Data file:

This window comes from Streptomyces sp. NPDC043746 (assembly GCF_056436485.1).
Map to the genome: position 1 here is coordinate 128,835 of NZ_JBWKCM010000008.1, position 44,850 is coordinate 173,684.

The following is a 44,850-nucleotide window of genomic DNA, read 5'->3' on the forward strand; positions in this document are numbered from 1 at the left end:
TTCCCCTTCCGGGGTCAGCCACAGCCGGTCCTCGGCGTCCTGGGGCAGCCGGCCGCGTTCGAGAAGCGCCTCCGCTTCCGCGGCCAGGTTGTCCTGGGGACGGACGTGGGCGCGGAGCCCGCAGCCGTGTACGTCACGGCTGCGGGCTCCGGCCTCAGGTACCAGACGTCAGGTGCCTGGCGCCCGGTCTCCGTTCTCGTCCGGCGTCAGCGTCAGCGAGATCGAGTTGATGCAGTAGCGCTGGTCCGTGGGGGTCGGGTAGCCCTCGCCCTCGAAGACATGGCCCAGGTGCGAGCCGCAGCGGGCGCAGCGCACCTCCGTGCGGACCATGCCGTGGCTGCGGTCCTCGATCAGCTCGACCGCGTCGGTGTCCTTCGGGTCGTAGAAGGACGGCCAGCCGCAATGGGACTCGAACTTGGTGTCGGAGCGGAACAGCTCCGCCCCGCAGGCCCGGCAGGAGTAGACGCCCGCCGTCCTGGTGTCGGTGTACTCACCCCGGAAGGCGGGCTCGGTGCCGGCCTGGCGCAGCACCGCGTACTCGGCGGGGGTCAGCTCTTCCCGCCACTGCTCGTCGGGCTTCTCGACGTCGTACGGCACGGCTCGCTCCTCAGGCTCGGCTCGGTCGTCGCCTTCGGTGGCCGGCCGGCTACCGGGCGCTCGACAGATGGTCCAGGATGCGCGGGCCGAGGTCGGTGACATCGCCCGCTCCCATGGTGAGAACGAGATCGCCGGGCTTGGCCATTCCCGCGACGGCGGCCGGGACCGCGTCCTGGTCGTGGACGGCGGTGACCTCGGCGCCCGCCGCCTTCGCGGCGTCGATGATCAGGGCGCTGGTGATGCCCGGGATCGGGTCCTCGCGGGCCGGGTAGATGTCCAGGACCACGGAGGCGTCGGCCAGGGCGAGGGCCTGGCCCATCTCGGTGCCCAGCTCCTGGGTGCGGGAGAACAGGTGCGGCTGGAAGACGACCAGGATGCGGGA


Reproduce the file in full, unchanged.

This window comes from Streptomyces sp. NPDC043746 (assembly GCF_056436485.1).
Map to the genome: position 1 here is coordinate 128,835 of NZ_JBWKCM010000008.1, position 44,850 is coordinate 173,684.

The following is a 44,850-nucleotide window of genomic DNA, read 5'->3' on the forward strand; positions in this document are numbered from 1 at the left end:
TTCCCCTTCCGGGGTCAGCCACAGCCGGTCCTCGGCGTCCTGGGGCAGCCGGCCGCGTTCGAGAAGCGCCTCCGCTTCCGCGGCCAGGTTGTCCTGGGGACGGACGTGGGCGCGGAGCCCGCAGCCGTGTACGTCACGGCTGCGGGCTCCGGCCTCAGGTACCAGACGTCAGGTGCCTGGCGCCCGGTCTCCGTTCTCGTCCGGCGTCAGCGTCAGCGAGATCGAGTTGATGCAGTAGCGCTGGTCCGTGGGGGTCGGGTAGCCCTCGCCCTCGAAGACATGGCCCAGGTGCGAGCCGCAGCGGGCGCAGCGCACCTCCGTGCGGACCATGCCGTGGCTGCGGTCCTCGATCAGCTCGACCGCGTCGGTGTCCTTCGGGTCGTAGAAGGACGGCCAGCCGCAATGGGACTCGAACTTGGTGTCGGAGCGGAACAGCTCCGCCCCGCAGGCCCGGCAGGAGTAGACGCCCGCCGTCCTGGTGTCGGTGTACTCACCCCGGAAGGCGGGCTCGGTGCCGGCCTGGCGCAGCACCGCGTACTCGGCGGGGGTCAGCTCTTCCCGCCACTGCTCGTCGGGCTTCTCGACGTCGTACGGCACGGCTCGCTCCTCAGGCTCGGCTCGGTCGTCGCCTTCGGTGGCCGGCCGGCTACCGGGCGCTCGACAGATGGTCCAGGATGCGCGGGCCGAGGTCGGTGACATCGCCCGCTCCCATGGTGAGAACGAGATCGCCGGGCTTGGCCATTCCCGCGACGGCGGCCGGGACCGCGTCCTGGTCGTGGACGGCGGTGACCTCGGCGCCCGCCGCCTTCGCGGCGTCGATGATCAGGGCGCTGGTGATGCCCGGGATCGGGTCCTCGCGGGCCGGGTAGATGTCCAGGACCACGGAGGCGTCGGCCAGGGCGAGGGCCTGGCCCATCTCGGTGCCCAGCTCCTGGGTGCGGGAGAACAGGTGCGGCTGGAAGACGACCAGGATGCGGGA